Journal Relationships

Salute to the Military Wife

Written by Bailey Suzio

When I said, “I do” three years ago, I wasn’t just joining my husband in marriage, I was also joining the ranks of military spouses all over the world. These men and women have answered their spouses call to serve by holding firm the Homefront. The women I have met have come beside me through deployments, driven me to the ER, and been there when life is just too hard. 

Here’s to you. 

Here’s to smiling during goodbyes, and crying as soon as you get to your car. 

Here’s to playing mom and dad for months at a time. 


Here’s to becoming way more handy with a tool kit than you ever anticipated because things seem to breakdown about the same time you do, in the middle of a deployment. 

Here’s to quietly celebrating birthdays, anniversaries, and Christmas alone. 

Here’s to knocking on your neighbor’s door and asking if they’ll be your child’s emergency contact because you just moved in, know no-one, and need to register them to school. 

Here’s to sitting alone in church. 

Here’s to loving a man so much you’d move anywhere to be with him, only to have him answer duty’s call and leave you behind in a brand new place. 

Here’s to making friends quickly. 

Here’s to planting roots and making this new city “home” only to pull those same roots up 24 months from now. 

Here’s to crying when he leaves, because adjusting to the new normal is hard. 

Here’s to crying when he returns, because adjusting to the new normal is hard. 

Here’s to dropping everything at the drop of a hat to take a fellow spouse to the ER when her husband’s gone because, well, you’ve been there too. 

Here’s to never knowing what to say when someone asks where home is. 

Here’s to pulling everything together during each and every move. 

Here’s to remembering that things are just things even as your cry over the tea cup from your grandma that the movers shattered. 

Here’s to cringing every time someone makes a poorly timed joke about military spouses being notorious adulterers. 

Here’s to cringing every time you hear of yet another case of adultery in your husband’s unit.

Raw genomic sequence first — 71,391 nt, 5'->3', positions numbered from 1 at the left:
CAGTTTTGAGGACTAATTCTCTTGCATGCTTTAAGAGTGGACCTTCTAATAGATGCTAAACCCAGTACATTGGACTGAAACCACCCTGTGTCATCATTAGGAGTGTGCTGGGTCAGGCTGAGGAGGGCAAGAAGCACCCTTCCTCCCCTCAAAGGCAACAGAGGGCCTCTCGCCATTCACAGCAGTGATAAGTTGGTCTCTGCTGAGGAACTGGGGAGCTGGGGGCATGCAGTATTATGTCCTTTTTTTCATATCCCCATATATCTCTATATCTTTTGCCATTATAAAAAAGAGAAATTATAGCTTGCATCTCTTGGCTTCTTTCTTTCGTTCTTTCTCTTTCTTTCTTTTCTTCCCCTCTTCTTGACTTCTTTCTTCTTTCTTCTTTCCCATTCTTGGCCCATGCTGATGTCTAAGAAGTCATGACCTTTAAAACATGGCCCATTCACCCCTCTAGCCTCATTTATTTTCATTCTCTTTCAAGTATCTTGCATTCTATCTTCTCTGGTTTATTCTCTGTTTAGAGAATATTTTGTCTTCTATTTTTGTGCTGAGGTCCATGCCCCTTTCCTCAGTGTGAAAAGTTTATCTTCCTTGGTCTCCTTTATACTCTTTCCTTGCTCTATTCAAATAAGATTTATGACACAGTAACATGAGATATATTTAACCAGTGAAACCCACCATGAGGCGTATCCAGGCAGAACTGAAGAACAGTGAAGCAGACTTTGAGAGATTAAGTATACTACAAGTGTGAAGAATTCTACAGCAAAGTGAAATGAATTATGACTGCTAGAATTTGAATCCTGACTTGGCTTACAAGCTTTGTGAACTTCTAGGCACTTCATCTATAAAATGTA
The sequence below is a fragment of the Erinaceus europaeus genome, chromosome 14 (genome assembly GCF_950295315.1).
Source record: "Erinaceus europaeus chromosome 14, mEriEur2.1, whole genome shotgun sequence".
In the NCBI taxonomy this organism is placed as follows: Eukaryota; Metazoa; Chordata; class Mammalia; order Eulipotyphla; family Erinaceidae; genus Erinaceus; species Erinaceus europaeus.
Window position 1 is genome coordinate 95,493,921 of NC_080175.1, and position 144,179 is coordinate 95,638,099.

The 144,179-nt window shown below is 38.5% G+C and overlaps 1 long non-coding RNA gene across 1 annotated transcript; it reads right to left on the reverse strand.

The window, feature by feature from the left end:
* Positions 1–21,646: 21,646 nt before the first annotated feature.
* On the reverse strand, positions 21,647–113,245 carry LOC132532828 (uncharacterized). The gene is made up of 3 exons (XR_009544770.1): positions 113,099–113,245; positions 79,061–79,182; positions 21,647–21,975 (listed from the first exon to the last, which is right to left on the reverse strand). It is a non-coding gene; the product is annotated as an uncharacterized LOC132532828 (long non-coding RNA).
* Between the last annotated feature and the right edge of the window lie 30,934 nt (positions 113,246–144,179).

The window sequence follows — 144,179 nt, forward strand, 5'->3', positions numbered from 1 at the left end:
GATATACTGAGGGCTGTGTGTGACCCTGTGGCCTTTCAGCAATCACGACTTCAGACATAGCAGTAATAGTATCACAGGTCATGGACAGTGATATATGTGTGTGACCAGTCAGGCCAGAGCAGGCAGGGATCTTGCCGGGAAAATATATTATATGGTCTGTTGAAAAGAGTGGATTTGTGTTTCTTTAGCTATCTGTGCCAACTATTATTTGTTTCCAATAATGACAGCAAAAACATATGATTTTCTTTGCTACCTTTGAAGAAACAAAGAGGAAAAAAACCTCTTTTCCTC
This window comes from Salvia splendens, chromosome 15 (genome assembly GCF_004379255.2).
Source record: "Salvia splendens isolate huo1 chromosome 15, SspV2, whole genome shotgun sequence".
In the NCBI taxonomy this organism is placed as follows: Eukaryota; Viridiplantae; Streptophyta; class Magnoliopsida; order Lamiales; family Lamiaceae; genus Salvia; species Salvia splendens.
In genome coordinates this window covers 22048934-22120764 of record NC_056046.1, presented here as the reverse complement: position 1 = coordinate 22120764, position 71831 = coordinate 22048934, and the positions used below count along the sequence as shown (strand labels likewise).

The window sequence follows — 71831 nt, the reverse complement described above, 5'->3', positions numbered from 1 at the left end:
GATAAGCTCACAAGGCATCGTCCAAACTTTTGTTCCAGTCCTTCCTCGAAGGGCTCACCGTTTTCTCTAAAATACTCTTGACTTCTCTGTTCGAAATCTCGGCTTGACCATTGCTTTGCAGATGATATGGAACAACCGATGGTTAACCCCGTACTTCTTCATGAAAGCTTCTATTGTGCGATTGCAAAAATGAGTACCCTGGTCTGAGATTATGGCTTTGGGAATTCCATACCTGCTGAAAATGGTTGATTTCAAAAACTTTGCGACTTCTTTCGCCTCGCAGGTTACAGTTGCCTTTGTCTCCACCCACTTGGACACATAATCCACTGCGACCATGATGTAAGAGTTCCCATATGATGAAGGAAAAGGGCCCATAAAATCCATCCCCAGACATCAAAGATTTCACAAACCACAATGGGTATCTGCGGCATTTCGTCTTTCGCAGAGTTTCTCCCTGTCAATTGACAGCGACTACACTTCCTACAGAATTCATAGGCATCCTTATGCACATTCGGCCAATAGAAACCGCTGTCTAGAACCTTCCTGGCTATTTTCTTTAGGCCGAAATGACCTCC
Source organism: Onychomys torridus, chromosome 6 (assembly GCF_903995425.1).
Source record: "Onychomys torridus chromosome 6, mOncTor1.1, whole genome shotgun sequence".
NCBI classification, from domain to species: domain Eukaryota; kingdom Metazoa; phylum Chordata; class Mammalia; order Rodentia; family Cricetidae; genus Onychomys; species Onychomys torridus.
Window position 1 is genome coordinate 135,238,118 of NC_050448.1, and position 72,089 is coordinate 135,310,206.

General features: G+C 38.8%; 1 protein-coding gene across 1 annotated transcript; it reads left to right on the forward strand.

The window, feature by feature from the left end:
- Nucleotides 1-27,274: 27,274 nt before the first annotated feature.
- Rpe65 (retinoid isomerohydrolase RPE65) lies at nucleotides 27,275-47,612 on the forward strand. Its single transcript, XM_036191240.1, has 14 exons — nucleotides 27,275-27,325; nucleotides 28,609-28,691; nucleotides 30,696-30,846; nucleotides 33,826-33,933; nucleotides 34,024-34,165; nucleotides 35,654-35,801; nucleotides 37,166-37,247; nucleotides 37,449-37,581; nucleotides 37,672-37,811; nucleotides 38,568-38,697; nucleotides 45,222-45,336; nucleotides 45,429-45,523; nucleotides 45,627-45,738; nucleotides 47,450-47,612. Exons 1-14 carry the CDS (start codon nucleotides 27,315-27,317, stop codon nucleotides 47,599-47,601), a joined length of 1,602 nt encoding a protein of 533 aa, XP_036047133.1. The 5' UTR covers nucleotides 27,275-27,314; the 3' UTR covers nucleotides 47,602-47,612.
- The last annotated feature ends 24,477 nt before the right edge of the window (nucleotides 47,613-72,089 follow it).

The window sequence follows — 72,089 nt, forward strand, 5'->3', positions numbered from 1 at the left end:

Here’s to canceling your vacation plans because of an unexpected deployment. 

Here’s to watching the news obsessively because you want to know what’s happening. 

Here’s to avoiding every bit of news because it’s just too overwhelming. 

Here’s to months without even a phone call. 

Here’s to reminding yourself that no news is good news. 

Here’s to praying the doorbell never rings.

Here’s to knocks at the door with Starbucks and flowers when a friend knows he’s just been gone too dang long. 

Here’s to sitting around at 2am waiting for a homecoming that’s already been rescheduled 4 times. 

Here’s to swelling with pride (and let’s be real, tears) every time you hear the national anthem. 

But most of all, here’s to the spouses who bear the title, “Gold Star.” For you, this is not just a season to get through but a cross you will bear every day. May we always honor your sacrifice, remember your loss, and stand beside you. 

About the author

Bailey Suzio

Bailey Suzio’s journey started out in Michigan, where she grew up as the oldest of 10 (yes, ten) children, and has led her to Hawaii with her husband and their two dogs. She has greatly enjoyed this opportunity to explore the history and culture of the Hawaiian islands. In addition to her love for the Lord and her family, her great passions are coffee and collecting an exorbitant amount of books. Bailey has spent the last few years teaching and working with a local church. She writes at about her life, faith, and infertility journey.


  • This seriously gave me goosebumps. My husband enlisted in the Air Force weeks before we started dating. We have been married 6 years in a couple weeks. Luckily he has only had a few short deployments, but his last one was 3 months (which I shouldn’t even complain) but it was so hard. I kept trying to stay positive as we don’t have kids and a lot of other families have it a lot worse. Thanks for sharing this!

  • Currently going through ANOTHER deployment (again). Even after 18 years as an Army wife, it never gets easier saying, “See you later.”

  • This brought tears to my eyes. With a handful of deployments under my belt, I can honestly say it doesn’t get easier…we just learn to adapt. Cheers to you and your family! Thank you for your sacrifices.

  • Thank you for sharing this. I have a lovely friend who married a military man and I can’t imagine the sacrifices they and others like them have to make in order to keep our freedom. Thank you!

  • So much yes in this post! “Here’s to cringing every time you hear of yet another case of adultery in your husband’s unit.”

    Does it ever end? Lol

    Here’s to you, too!

  • What a beautiful post. MY husband was in the military when we met and about 5 more after that. I wish I had that camaraderie between military spouses, but honestly, had only two friends. One I met through work, and one was the wife of one of my husbands friends. I lived in a neighborhood with great neighbors though who I turned to. Everything else is spot on. Especially it being equally hard when they leave, and even when they return. Changing your routine that often is just not easy.

  • Beautiful post. Although my husband is no longer in the army I have alot of respect for those who serve and the families who support them. It can’t be easy.